Special Security Forces (Yemen)

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Special Security Forces
قوات الأمن الخاصة
Emblem of the Yemeni Special Security Forces.svg
Active unknown - present
Country Yemen
Type Paramilitary
Size ~50,000
Engagements Al-Qaeda insurgency in Yemen
2011 Yemeni uprising
Yemeni Crisis
Commanders
Minister of the Interior Abdul Qader Qahtan
Chief-of-Staff Gen. Mohammed Mansour al-Ghadra
Insignia
SSF flag Flag of the Yemeni Special Security Forces.svg
Former flag Flag of the Yemeni Central Security Organization.svg

The Special Security Forces (Arabic: قوات الأمن الخاصة‎‎) (formerly known as the Central Security Organization (Arabic: قوات الأمن المركزي‎‎)) is a paramilitary force in Yemen under the control of the Minister of the Interior, and forms a key part of the Yemeni security establishment.[1] The force is some 50,000 strong, and SSF units are equipped with a range of infantry weapons and armored personnel carriers. The force also has its own extrajudicial detention facilities.[2]

History[edit]

The CSO was originally founded as part of Yemen's efforts to combat al-Qaeda.[3]

In 2001 Yahya Saleh, the nephew of then-President Ali Abdullah Saleh, became Chief of Staff of the CSO. Under Yahya, the CSO became stronger, better paid, and better equipped. Yahya also oversaw the formation of the CTU, which was established with funding and training from the United States.[1]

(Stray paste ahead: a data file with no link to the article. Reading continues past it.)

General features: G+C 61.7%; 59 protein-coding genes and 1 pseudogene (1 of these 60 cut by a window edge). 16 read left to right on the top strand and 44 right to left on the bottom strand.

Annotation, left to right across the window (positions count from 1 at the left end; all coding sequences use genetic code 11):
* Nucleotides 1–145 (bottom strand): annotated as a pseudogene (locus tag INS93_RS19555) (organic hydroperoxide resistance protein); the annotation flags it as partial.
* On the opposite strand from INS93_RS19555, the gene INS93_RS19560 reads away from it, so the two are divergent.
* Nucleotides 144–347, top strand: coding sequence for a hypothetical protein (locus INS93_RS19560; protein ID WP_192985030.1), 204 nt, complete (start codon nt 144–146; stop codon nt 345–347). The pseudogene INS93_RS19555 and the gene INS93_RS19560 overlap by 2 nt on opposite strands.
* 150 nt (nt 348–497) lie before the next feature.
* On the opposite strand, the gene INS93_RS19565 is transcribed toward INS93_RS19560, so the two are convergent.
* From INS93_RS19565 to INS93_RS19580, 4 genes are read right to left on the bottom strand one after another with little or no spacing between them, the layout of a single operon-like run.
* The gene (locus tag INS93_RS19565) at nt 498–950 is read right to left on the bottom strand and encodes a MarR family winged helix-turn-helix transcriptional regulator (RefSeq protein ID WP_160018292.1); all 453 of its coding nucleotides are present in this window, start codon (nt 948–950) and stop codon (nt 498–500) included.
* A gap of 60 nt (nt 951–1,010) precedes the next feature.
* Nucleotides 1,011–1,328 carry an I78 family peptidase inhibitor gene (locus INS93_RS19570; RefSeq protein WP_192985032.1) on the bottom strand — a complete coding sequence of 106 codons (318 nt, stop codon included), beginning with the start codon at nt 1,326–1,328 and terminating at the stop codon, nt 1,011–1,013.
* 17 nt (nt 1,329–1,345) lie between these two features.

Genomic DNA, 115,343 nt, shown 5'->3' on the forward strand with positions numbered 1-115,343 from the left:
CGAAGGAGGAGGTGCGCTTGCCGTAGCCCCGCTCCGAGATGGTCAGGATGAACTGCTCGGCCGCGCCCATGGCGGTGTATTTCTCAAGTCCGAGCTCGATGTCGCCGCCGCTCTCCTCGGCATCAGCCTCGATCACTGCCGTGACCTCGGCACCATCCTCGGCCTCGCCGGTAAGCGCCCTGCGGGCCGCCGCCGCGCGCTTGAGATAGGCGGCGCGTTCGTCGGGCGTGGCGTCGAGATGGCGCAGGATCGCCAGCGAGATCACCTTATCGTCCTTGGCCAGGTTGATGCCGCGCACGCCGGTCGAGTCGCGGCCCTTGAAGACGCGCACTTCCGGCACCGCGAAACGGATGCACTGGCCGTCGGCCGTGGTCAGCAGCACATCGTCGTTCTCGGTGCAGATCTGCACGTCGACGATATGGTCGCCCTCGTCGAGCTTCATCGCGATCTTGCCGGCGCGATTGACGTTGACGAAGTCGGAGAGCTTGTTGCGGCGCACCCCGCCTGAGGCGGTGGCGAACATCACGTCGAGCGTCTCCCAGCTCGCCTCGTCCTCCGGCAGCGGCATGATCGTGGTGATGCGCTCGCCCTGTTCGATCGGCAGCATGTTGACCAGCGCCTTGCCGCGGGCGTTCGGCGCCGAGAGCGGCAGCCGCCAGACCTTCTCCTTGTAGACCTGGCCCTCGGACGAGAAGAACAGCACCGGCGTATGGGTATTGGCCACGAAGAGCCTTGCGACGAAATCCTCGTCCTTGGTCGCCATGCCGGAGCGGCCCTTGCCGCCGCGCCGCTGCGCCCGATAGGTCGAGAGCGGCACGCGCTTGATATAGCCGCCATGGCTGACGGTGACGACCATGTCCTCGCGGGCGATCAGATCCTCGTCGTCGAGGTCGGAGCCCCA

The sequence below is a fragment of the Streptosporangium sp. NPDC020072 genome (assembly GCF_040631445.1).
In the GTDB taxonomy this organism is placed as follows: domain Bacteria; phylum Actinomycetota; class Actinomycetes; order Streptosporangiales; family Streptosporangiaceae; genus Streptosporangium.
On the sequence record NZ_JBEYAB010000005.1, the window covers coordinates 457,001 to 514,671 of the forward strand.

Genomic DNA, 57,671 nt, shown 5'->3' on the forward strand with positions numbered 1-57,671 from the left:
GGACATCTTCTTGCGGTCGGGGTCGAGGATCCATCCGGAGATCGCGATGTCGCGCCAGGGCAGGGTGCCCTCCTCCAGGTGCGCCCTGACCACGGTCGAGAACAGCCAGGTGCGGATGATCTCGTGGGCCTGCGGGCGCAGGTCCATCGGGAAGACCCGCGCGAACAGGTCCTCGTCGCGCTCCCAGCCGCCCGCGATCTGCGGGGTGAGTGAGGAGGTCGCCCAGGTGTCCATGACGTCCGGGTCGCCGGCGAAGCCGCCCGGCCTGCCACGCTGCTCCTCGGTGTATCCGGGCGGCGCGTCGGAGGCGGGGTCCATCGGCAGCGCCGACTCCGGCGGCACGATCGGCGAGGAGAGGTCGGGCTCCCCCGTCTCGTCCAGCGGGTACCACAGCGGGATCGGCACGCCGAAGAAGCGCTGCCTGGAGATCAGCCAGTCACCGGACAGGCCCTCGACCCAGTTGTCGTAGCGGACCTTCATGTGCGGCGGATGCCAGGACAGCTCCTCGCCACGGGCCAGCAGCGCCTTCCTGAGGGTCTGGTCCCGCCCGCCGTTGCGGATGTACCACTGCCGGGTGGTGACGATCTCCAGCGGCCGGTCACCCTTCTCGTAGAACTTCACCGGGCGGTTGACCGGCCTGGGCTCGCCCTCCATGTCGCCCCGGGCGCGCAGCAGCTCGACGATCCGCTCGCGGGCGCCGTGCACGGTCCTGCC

Within hours of the 2012 Sana'a bombing, an attack by Ansar al-Sharia on units of the CSF, Yahya Saleh was dismissed by President Abd Rabbuh Mansur Hadi through presidential decree.[4] Major General Fadhel Bin Yahiya al-Qusi replaced Saleh as the CSO's Chief of Staff.[5]

The Central Security Organization was renamed as the Special Security Forces following a presidential decree on 21 February 2013.

On 8 September 2014 President Hadi relieved General Fadhel Bin Yahiya al-Qusi of his command of the SSF, and appointed General Mohammed Mansour al-Ghadra in his place.[6]

Structure[edit]

Although nominally part of the Interior Ministry, the CSO under Yahya was largely autonomous, and is composed of two main parts; the Central Security Forces (CSF) and the Counter-Terrorism Unit (CTU). The CSF are paramilitary police that secure official buildings and infrastructure, as well as managing the dense network of security checkpoints on Yemen's highways. The CSF is also beginning to undertake covert countersurveillance at likely terrorist targets.[7]

In contrast, CTU is a far smaller force, comprising a 150-strong special forces unit that has been successful in undertaking raids throughout the country since 2003.[7]

Criticisms[edit]

Human Rights Watch has criticised the CSO, claiming that the organisation utilizes child soldiers and subjects Yemenis to arbitrary detention. Human Rights Watch has also alleged that CSF units deployed nearby had failed to prevent a killing spree carried out by pro-Saleh snipers on protesters in Sana'a on 18 March 2011, during the Yemeni revolution.[8]

References[edit]

External links[edit]